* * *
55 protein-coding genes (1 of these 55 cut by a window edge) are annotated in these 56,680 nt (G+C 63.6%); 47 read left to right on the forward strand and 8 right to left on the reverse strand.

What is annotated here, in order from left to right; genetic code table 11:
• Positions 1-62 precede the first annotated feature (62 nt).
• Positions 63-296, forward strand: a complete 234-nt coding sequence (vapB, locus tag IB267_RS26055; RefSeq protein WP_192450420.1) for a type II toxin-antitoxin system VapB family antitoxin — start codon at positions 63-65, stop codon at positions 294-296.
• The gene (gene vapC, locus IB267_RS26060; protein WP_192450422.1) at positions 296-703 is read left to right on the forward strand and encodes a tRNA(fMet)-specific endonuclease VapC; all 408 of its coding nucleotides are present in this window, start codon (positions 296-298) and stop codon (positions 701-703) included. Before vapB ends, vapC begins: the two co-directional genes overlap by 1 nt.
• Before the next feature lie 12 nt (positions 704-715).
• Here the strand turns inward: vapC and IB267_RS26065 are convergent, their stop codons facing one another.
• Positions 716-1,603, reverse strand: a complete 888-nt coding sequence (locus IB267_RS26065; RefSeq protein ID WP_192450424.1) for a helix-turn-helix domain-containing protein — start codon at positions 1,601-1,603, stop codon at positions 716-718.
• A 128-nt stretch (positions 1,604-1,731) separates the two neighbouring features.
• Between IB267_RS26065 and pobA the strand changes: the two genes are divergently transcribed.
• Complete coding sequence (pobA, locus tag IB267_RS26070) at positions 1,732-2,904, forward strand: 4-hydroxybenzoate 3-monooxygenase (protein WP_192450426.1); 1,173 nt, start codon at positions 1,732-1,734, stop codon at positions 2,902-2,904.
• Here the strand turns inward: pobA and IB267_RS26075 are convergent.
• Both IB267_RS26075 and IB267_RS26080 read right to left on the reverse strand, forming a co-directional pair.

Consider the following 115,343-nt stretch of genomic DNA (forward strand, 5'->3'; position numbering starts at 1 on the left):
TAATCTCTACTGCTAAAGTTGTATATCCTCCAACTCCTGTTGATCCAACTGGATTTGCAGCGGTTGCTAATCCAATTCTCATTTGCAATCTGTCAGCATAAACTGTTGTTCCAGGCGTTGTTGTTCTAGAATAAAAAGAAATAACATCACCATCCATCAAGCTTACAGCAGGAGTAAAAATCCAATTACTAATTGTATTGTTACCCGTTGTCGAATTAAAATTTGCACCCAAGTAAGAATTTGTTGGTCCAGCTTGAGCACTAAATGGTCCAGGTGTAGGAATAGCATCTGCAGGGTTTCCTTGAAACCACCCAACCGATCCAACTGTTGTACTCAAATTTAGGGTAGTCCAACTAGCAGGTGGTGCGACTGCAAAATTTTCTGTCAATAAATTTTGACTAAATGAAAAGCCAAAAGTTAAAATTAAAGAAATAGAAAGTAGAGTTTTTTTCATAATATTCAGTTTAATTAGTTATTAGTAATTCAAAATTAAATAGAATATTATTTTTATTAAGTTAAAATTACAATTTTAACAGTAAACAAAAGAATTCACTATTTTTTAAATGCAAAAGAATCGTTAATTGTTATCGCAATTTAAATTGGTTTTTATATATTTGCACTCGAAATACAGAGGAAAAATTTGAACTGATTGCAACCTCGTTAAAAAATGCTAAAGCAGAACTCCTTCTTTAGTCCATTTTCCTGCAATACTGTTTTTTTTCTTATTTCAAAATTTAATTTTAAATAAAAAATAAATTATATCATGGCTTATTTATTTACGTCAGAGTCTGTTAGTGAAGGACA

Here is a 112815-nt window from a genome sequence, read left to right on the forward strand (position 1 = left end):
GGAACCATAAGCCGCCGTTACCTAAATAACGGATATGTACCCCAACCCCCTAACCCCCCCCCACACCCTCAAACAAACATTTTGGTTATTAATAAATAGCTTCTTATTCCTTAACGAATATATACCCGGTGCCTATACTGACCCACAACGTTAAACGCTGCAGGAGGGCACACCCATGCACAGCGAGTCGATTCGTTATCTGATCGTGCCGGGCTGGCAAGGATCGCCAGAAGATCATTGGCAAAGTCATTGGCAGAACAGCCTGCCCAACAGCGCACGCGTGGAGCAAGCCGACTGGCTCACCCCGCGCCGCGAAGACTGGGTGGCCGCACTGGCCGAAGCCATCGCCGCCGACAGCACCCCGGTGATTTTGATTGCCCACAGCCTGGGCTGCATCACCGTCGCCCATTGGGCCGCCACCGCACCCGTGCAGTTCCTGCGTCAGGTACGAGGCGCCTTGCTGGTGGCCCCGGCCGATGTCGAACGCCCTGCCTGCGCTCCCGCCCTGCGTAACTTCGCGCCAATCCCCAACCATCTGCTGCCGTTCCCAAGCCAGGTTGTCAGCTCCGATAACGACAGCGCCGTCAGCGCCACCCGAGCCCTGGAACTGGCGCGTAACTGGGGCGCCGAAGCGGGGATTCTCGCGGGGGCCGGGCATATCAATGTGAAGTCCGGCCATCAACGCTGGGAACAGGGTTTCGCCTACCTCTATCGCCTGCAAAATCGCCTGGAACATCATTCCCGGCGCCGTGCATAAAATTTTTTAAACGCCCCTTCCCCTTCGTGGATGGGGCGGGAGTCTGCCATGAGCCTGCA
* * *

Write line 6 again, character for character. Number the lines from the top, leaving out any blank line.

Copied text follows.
• Before the next feature lie 12 nt (positions 704-715).